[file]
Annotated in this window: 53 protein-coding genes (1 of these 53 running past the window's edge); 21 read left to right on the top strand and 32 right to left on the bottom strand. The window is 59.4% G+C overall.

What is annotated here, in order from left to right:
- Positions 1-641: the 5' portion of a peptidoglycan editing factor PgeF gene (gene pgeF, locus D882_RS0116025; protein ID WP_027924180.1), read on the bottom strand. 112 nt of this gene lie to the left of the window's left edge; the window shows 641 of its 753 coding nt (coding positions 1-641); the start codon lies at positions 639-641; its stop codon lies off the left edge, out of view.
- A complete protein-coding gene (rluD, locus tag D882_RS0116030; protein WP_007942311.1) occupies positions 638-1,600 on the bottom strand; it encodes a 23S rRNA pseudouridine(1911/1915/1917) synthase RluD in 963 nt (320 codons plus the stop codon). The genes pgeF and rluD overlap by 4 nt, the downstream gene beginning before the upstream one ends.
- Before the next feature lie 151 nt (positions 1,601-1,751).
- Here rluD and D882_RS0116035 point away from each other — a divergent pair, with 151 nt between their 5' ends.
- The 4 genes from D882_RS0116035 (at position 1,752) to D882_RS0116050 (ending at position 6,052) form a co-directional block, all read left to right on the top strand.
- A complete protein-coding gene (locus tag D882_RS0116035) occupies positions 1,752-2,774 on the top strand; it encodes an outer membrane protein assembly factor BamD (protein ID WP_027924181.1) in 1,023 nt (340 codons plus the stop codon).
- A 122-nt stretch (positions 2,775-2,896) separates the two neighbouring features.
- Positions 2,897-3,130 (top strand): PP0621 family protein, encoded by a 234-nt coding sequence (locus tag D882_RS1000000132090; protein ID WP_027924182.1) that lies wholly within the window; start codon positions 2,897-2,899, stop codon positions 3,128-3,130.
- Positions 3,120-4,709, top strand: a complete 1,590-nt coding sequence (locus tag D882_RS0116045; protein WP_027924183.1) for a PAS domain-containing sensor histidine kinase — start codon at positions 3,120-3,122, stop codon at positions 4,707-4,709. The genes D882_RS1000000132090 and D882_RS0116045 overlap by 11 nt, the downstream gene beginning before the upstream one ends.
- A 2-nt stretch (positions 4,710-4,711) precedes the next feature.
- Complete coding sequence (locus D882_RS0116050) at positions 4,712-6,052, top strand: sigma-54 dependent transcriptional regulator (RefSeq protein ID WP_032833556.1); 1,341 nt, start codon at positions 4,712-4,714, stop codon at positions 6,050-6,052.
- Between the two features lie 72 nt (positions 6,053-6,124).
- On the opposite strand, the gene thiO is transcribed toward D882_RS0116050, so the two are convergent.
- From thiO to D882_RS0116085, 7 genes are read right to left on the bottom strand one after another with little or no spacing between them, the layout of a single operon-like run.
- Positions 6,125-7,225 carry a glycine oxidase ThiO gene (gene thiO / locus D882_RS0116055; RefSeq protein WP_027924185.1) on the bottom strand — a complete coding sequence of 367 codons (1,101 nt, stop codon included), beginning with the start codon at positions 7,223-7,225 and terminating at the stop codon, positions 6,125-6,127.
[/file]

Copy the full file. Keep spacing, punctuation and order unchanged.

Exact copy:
Annotated in this window: 53 protein-coding genes (1 of these 53 running past the window's edge); 21 read left to right on the top strand and 32 right to left on the bottom strand. The window is 59.4% G+C overall.

What is annotated here, in order from left to right:
- Positions 1-641: the 5' portion of a peptidoglycan editing factor PgeF gene (gene pgeF, locus D882_RS0116025; protein ID WP_027924180.1), read on the bottom strand. 112 nt of this gene lie to the left of the window's left edge; the window shows 641 of its 753 coding nt (coding positions 1-641); the start codon lies at positions 639-641; its stop codon lies off the left edge, out of view.
- A complete protein-coding gene (rluD, locus tag D882_RS0116030; protein WP_007942311.1) occupies positions 638-1,600 on the bottom strand; it encodes a 23S rRNA pseudouridine(1911/1915/1917) synthase RluD in 963 nt (320 codons plus the stop codon). The genes pgeF and rluD overlap by 4 nt, the downstream gene beginning before the upstream one ends.
- Before the next feature lie 151 nt (positions 1,601-1,751).
- Here rluD and D882_RS0116035 point away from each other — a divergent pair, with 151 nt between their 5' ends.
- The 4 genes from D882_RS0116035 (at position 1,752) to D882_RS0116050 (ending at position 6,052) form a co-directional block, all read left to right on the top strand.
- A complete protein-coding gene (locus tag D882_RS0116035) occupies positions 1,752-2,774 on the top strand; it encodes an outer membrane protein assembly factor BamD (protein ID WP_027924181.1) in 1,023 nt (340 codons plus the stop codon).
- A 122-nt stretch (positions 2,775-2,896) separates the two neighbouring features.
- Positions 2,897-3,130 (top strand): PP0621 family protein, encoded by a 234-nt coding sequence (locus tag D882_RS1000000132090; protein ID WP_027924182.1) that lies wholly within the window; start codon positions 2,897-2,899, stop codon positions 3,128-3,130.
- Positions 3,120-4,709, top strand: a complete 1,590-nt coding sequence (locus tag D882_RS0116045; protein WP_027924183.1) for a PAS domain-containing sensor histidine kinase — start codon at positions 3,120-3,122, stop codon at positions 4,707-4,709. The genes D882_RS1000000132090 and D882_RS0116045 overlap by 11 nt, the downstream gene beginning before the upstream one ends.
- A 2-nt stretch (positions 4,710-4,711) precedes the next feature.
- Complete coding sequence (locus D882_RS0116050) at positions 4,712-6,052, top strand: sigma-54 dependent transcriptional regulator (RefSeq protein ID WP_032833556.1); 1,341 nt, start codon at positions 4,712-4,714, stop codon at positions 6,050-6,052.
- Between the two features lie 72 nt (positions 6,053-6,124).
- On the opposite strand, the gene thiO is transcribed toward D882_RS0116050, so the two are convergent.
- From thiO to D882_RS0116085, 7 genes are read right to left on the bottom strand one after another with little or no spacing between them, the layout of a single operon-like run.
- Positions 6,125-7,225 carry a glycine oxidase ThiO gene (gene thiO / locus D882_RS0116055; RefSeq protein WP_027924185.1) on the bottom strand — a complete coding sequence of 367 codons (1,101 nt, stop codon included), beginning with the start codon at positions 7,223-7,225 and terminating at the stop codon, positions 6,125-6,127.